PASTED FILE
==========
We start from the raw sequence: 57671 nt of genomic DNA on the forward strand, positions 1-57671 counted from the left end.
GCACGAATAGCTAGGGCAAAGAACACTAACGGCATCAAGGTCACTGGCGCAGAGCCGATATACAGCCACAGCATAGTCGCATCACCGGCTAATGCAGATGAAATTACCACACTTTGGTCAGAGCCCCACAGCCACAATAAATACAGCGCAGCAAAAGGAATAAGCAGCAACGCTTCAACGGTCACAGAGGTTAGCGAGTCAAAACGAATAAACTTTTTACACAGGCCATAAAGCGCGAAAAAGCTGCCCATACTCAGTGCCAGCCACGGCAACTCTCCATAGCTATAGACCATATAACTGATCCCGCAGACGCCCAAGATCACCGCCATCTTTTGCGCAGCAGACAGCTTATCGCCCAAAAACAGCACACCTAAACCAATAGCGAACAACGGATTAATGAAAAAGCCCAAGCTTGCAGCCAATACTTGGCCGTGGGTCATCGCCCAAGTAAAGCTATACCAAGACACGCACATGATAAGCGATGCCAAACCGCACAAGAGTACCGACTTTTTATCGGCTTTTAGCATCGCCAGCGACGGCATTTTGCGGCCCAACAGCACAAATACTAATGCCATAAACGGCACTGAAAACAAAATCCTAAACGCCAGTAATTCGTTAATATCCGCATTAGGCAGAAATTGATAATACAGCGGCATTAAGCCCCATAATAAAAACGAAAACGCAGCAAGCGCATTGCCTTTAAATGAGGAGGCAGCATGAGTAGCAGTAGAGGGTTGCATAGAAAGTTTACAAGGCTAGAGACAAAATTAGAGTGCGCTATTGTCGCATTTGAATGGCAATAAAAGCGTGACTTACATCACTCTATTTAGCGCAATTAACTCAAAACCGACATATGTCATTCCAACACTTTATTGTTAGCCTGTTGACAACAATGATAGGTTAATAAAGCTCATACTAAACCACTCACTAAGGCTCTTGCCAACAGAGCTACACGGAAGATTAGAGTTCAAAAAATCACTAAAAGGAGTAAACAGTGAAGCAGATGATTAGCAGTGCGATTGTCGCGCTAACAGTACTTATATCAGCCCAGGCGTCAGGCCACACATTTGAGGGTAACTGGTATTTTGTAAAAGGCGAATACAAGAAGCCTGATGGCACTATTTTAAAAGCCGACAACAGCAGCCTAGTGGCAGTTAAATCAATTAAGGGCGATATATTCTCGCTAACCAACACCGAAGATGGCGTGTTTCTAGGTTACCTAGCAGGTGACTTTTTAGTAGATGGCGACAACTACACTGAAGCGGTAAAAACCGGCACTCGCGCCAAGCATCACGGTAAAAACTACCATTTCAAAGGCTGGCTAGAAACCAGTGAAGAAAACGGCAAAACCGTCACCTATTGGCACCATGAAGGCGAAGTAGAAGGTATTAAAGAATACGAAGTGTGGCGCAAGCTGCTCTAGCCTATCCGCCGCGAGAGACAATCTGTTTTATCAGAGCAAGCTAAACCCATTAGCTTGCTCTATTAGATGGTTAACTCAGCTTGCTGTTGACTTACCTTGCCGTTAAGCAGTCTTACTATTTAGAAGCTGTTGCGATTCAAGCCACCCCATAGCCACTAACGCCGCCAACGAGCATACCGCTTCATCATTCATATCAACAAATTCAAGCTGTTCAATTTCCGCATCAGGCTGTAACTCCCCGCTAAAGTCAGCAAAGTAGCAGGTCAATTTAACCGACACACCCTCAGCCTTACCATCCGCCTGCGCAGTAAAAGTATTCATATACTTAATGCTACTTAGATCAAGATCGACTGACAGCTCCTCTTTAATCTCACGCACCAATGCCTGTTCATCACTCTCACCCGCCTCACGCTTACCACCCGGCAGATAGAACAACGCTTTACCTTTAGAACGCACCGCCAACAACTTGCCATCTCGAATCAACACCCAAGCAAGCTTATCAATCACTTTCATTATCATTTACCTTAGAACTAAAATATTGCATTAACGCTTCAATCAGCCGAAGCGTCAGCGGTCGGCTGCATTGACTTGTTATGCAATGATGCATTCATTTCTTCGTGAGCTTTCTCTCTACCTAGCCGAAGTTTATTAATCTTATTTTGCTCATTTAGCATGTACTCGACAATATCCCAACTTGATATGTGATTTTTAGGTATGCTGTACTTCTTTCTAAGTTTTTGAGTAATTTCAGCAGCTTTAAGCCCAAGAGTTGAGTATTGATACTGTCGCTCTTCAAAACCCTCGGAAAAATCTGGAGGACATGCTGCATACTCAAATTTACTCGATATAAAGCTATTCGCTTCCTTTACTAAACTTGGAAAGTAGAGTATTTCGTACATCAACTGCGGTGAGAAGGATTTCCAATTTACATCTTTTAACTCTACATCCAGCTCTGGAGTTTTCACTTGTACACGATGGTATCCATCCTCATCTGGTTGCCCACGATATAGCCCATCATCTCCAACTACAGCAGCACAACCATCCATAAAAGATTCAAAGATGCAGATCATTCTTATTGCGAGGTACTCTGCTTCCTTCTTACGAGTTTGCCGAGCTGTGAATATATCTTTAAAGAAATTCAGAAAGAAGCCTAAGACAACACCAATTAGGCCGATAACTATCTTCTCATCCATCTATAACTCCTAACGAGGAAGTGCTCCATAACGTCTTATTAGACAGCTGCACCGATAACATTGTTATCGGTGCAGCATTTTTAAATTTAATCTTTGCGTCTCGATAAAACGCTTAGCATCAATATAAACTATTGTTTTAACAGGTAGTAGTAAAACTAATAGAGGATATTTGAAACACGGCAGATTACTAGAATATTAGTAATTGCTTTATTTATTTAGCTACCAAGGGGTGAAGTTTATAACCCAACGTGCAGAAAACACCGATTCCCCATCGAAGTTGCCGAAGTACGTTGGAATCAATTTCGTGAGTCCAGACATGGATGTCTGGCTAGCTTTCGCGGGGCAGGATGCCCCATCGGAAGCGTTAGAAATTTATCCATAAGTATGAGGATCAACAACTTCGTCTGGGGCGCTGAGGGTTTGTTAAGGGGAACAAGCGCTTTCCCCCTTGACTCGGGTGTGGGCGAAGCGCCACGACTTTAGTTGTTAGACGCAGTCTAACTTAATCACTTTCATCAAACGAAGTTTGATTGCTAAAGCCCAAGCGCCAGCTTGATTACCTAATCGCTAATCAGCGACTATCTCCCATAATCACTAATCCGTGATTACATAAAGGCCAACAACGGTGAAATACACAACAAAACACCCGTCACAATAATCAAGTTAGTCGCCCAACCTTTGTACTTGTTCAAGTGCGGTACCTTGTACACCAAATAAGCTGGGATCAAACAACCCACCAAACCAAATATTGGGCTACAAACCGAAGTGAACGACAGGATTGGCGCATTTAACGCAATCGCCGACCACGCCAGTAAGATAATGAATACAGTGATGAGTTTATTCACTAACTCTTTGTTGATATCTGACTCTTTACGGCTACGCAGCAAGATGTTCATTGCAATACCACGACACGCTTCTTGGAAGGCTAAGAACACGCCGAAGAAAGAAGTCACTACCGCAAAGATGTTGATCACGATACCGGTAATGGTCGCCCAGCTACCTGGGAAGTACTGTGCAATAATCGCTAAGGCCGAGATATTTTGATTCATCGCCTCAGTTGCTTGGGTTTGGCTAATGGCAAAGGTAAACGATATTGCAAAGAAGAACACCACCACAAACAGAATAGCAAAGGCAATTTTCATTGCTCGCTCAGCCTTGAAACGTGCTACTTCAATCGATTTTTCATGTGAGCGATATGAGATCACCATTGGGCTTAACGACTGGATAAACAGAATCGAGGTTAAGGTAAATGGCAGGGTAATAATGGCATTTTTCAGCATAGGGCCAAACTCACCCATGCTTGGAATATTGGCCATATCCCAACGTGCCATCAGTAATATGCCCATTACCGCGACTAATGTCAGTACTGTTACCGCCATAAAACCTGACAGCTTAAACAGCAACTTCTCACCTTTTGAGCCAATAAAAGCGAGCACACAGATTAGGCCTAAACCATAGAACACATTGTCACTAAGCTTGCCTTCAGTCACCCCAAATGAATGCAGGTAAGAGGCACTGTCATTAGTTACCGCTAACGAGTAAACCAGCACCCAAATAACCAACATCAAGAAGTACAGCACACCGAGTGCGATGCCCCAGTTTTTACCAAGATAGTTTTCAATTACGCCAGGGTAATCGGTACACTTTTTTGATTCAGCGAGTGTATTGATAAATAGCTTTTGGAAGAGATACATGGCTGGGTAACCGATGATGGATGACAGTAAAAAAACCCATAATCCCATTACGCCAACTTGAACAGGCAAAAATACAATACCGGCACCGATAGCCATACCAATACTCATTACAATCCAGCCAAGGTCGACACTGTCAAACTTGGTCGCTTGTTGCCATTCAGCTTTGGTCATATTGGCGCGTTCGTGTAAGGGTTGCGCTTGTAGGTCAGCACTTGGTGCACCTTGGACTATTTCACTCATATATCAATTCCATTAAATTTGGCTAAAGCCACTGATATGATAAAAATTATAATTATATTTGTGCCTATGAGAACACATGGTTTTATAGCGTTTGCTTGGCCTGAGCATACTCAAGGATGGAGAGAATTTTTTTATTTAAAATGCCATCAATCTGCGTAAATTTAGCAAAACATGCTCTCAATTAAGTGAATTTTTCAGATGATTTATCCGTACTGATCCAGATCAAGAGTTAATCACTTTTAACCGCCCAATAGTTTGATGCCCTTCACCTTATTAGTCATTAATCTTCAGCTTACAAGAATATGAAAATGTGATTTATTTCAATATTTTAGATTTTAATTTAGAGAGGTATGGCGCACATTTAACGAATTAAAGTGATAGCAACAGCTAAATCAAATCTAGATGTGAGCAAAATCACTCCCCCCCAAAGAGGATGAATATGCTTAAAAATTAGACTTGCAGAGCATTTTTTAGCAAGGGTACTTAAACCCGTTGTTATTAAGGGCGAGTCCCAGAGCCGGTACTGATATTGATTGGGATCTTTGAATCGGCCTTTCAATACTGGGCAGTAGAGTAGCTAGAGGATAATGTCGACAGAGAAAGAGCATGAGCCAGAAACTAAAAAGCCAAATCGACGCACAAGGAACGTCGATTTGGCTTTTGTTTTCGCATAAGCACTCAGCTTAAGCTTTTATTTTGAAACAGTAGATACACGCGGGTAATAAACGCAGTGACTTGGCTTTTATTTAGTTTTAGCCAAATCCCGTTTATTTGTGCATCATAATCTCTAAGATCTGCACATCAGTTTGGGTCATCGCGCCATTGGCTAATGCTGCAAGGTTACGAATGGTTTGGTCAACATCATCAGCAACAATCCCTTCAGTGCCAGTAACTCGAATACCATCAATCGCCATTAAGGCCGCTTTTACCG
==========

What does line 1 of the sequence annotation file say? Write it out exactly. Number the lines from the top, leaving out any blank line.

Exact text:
We start from the raw sequence: 57671 nt of genomic DNA on the forward strand, positions 1-57671 counted from the left end.